The Scottish Conservative party have announced a strategy aimed at supporting drug users in Scotland and they have said that pharmacists are central to its delivery.
The strategy called ‘Life Plan’ is based on the premise that “drug users don’t need a drugs plan to help them manage their addiction, they need a life plan to help them end their addiction.” The Scottish Conservatives believe “virtually every problem drug user can be brought off drugs and supported back to a functioning lifestyle.”
At the centre of the plan is a call to give every problem drug user in Scotland a “personalised Life Plan” to support and sustain their transition from addiction back to a functioning life.
The strategy announced today sets out steps to deal with first first-time offenders to ensure their “first time is also their last time.”
The strategy calls for the following:
- Local Commissions for individuals caught for the first time in possession of drugs.
- An independent review of methadone.
- A redesign of alcohol and drug services.
- The redirection of funds into rehabilitation, recovery and abstinence.
- More prison-based interventions followed by transitional and long-term support for addicts.
- Increased peer support, employability and education programmes.
- A third sector led recovery taskforce.
As part of the strategy, the Scottish Conservatives would like to look at the potential for pharmacists to review methadone usage. They recognise that pharmacists probably have more contact with treatment-seeking addicts, especially heroin addicts, than any other professional group. The requirement for daily dispensing and supervision of methadone often means a pharmacist will see a patient six times each week. Although these are often brief contacts they exceed the weekly, or even monthly, key working sessions provided by staff at the community drug team (CDT). They have said that contact with the pharmacist will almost certainly exceed any contact with a doctor.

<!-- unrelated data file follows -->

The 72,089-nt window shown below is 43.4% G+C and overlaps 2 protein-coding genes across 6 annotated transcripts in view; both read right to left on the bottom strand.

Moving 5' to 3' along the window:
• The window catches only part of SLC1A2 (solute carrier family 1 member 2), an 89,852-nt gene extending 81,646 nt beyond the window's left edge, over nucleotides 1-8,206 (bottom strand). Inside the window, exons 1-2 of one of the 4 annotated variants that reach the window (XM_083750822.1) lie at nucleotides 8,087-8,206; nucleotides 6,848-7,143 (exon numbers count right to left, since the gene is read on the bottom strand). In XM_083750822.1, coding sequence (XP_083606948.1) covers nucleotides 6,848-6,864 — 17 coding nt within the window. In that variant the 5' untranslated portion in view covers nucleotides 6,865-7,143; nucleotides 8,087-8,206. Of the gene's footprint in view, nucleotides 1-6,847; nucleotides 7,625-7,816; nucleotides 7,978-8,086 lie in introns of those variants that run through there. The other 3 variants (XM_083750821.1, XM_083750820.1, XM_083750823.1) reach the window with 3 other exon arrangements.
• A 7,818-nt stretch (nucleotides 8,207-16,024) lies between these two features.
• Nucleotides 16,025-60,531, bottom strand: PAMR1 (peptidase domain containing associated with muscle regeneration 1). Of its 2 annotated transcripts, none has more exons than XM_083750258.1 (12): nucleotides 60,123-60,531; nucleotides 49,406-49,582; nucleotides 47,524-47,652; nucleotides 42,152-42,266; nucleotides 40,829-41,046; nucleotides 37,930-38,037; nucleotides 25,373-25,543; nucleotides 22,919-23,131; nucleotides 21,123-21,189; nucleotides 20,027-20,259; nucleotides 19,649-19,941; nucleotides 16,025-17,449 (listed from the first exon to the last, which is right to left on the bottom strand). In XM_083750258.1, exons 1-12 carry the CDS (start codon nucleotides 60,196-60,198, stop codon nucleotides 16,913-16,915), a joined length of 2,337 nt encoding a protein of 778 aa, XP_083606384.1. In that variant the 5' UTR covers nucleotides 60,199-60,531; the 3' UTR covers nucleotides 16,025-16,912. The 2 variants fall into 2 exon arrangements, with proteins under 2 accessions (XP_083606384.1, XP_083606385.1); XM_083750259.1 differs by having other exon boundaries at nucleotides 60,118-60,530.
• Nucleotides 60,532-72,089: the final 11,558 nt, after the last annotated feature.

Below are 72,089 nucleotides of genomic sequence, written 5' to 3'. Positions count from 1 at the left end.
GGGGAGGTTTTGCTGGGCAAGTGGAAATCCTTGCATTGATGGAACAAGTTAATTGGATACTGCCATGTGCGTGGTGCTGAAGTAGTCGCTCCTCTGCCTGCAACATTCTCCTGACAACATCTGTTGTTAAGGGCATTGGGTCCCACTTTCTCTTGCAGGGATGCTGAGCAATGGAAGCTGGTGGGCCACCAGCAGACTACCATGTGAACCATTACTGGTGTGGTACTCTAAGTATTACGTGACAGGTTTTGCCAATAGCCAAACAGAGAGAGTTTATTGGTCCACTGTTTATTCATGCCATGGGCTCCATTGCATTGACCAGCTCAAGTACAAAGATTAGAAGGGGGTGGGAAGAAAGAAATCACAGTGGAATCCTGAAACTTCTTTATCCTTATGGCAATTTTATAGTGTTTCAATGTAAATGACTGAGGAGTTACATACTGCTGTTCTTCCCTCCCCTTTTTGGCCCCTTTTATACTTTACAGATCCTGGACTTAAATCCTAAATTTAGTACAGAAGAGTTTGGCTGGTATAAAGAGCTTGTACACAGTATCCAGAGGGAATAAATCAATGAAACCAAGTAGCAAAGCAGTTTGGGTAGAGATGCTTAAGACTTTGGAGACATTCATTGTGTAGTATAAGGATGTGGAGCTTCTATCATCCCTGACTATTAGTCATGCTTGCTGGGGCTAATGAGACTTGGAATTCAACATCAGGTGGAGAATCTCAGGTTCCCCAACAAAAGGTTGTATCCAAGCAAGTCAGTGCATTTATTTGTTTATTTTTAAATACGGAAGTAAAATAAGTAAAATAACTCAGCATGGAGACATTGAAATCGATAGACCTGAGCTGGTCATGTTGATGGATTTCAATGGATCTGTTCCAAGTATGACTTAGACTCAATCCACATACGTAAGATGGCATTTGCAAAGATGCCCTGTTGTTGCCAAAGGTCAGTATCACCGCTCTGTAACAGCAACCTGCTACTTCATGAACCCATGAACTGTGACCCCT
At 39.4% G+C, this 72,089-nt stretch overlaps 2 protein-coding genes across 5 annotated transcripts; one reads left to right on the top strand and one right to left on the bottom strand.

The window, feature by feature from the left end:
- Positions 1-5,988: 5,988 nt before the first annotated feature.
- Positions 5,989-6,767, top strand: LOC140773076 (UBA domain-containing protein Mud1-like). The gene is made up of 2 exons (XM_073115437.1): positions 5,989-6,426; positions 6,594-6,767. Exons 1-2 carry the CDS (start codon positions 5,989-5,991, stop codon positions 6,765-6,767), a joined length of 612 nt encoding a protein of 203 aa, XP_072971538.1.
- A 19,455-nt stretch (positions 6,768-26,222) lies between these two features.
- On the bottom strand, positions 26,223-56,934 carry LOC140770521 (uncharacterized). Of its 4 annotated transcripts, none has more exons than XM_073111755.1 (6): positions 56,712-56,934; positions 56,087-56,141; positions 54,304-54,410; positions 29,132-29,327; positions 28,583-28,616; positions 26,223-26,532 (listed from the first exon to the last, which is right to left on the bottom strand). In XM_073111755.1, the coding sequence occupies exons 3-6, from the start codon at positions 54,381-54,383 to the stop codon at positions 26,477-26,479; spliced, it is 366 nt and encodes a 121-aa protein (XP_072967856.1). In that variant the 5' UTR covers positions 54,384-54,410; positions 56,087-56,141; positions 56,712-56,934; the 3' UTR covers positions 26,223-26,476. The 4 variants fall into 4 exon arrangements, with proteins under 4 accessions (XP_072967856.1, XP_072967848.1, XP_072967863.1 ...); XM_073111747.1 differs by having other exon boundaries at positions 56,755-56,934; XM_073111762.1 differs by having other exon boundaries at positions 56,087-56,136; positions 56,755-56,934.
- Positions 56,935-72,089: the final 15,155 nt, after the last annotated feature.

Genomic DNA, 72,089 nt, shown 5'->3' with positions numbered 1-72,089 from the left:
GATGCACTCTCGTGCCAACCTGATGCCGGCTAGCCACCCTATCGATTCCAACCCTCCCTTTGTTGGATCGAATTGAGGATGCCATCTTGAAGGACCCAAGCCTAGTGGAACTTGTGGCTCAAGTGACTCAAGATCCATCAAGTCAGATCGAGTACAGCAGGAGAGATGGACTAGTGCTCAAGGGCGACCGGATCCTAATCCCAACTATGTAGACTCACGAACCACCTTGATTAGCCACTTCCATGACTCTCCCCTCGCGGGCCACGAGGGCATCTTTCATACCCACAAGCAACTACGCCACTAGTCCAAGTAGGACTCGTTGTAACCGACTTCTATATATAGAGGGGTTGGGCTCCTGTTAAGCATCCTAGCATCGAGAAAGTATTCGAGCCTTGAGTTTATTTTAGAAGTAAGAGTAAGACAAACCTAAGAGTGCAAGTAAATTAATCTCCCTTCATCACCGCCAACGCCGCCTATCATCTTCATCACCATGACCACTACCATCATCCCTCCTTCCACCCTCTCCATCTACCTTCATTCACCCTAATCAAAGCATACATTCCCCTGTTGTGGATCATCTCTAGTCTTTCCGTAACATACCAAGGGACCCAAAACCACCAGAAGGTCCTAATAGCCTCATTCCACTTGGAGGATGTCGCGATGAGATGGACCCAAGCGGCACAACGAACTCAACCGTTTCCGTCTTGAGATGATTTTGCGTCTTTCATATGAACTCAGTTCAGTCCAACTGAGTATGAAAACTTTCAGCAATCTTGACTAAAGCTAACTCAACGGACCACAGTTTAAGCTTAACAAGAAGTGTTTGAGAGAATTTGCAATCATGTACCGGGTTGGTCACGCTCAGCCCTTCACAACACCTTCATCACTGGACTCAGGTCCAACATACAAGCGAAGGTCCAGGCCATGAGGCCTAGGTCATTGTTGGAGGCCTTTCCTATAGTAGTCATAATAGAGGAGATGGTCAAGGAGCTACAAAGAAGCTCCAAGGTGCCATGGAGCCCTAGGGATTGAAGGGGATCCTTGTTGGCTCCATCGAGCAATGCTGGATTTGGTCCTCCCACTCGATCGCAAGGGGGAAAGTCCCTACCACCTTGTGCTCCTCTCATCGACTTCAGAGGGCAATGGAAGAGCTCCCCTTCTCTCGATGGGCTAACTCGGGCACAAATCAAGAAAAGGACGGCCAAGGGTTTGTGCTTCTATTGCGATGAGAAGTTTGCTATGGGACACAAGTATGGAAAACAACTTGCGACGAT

Under the Scottish Conservative ‘5-point pharmacy plan’, they called for pharmacists to be given the right to access patient’s records. These powers would aid pharmacists in reviewing a patient’s methadone and in turn help ease the pressure on GP’s.
Matt Barclay Director of Operations Community Pharmacy Scotland commented;
“The ‘Life Plan’ published today by the Scottish Conservatives is a useful addition to the debate on how best to support people with challenging addictions.
“Community pharmacists are recognised as part of a complex solution to support the best health outcomes for those who are, or have been, drug users. We would welcome any evidenced-based solutions in the areas outlined in the document where community pharmacy could play its part.”
Miles Briggs, Scottish Conservative shadow health secretary said:
“Scotland is facing a drugs crisis. As many as 1000 Scots are expected to die from drug-related deaths this year alone. Drugs wreck families, destroy lives and are holding back some of our poorest communities. The SNP Government’s efforts to reduce drug misuse have failed and the crisis is getting worse.
“The Scottish Conservative plan is based on a simple premise: users don’t need a drugs plan to help them manage their addiction, they need a life plan to help them end their addiction. We believe every problem drug user can be brought off drugs and supported back to a functioning lifestyle. So, at the centre of our plan is a call to give every problem drug user in Scotland a personalised Life Plan to support and sustain their transition from addiction back to a functioning life.
“We also believe we will have the most impact by getting in early. So our strategy today sets out radical steps to deal with first-time drug offenders – to ensure their first time is also their last time. It would be their choice – take responsibility for yourself and your actions, and you get a second chance and avoid a criminal record. Offend again, and you can expect to feel the full force of the law.
“That’s a fair deal for drug users and communities. It’s a fair deal that we now need the SNP Government to support. A decade ago Scottish Conservatives asked SNP Ministers to lead a step change to address the growing drugs crisis in Scotland. Today that crisis has reached new levels and the need for fresh thinking and a new national approach is critical.”